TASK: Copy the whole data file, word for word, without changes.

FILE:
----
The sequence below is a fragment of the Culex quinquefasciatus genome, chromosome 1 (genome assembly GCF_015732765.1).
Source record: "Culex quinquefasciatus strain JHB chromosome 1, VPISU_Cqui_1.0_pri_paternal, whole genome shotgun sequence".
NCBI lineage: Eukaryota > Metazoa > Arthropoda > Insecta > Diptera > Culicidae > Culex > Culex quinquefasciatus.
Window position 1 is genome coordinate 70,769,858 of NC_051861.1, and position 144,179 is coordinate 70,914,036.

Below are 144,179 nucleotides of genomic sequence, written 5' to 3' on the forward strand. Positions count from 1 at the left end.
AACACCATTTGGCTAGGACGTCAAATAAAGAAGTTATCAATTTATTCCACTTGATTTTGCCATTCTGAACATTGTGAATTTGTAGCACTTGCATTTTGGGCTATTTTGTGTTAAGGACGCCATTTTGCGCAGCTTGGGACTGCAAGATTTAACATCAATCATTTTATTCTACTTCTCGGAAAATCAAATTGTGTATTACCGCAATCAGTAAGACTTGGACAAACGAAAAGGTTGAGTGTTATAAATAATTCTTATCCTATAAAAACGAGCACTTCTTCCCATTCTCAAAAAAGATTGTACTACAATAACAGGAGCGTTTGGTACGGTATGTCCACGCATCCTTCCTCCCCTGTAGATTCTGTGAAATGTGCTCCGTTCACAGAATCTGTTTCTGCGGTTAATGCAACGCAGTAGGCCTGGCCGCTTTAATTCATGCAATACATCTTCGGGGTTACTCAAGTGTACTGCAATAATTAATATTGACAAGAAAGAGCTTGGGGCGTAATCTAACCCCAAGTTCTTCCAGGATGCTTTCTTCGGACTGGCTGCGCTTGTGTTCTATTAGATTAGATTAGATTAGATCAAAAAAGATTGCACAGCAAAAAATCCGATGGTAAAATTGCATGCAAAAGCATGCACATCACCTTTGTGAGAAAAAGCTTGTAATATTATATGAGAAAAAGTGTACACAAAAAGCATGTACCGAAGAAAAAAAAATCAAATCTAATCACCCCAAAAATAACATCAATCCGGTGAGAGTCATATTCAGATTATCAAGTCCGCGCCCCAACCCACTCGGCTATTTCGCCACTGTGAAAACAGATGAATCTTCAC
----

The sequence below is a fragment of the Culex quinquefasciatus genome, chromosome 1 (genome assembly GCF_015732765.1).
Source record: "Culex quinquefasciatus strain JHB chromosome 1, VPISU_Cqui_1.0_pri_paternal, whole genome shotgun sequence".
NCBI lineage: Eukaryota > Metazoa > Arthropoda > Insecta > Diptera > Culicidae > Culex > Culex quinquefasciatus.
Window position 1 is genome coordinate 70,769,858 of NC_051861.1, and position 144,179 is coordinate 70,914,036.

Below are 144,179 nucleotides of genomic sequence, written 5' to 3' on the forward strand. Positions count from 1 at the left end.
AACACCATTTGGCTAGGACGTCAAATAAAGAAGTTATCAATTTATTCCACTTGATTTTGCCATTCTGAACATTGTGAATTTGTAGCACTTGCATTTTGGGCTATTTTGTGTTAAGGACGCCATTTTGCGCAGCTTGGGACTGCAAGATTTAACATCAATCATTTTATTCTACTTCTCGGAAAATCAAATTGTGTATTACCGCAATCAGTAAGACTTGGACAAACGAAAAGGTTGAGTGTTATAAATAATTCTTATCCTATAAAAACGAGCACTTCTTCCCATTCTCAAAAAAGATTGTACTACAATAACAGGAGCGTTTGGTACGGTATGTCCACGCATCCTTCCTCCCCTGTAGATTCTGTGAAATGTGCTCCGTTCACAGAATCTGTTTCTGCGGTTAATGCAACGCAGTAGGCCTGGCCGCTTTAATTCATGCAATACATCTTCGGGGTTACTCAAGTGTACTGCAATAATTAATATTGACAAGAAAGAGCTTGGGGCGTAATCTAACCCCAAGTTCTTCCAGGATGCTTTCTTCGGACTGGCTGCGCTTGTGTTCTATTAGATTAGATTAGATTAGATCAAAAAAGATTGCACAGCAAAAAATCCGATGGTAAAATTGCATGCAAAAGCATGCACATCACCTTTGTGAGAAAAAGCTTGTAATATTATATGAGAAAAAGTGTACACAAAAAGCATGTACCGAAGAAAAAAAAATCAAATCTAATCACCCCAAAAATAACATCAATCCGGTGAGAGTCATATTCAGATTATCAAGTCCGCGCCCCAACCCACTCGGCTATTTCGCCACTGTGAAAACAGATGAATCTTCAC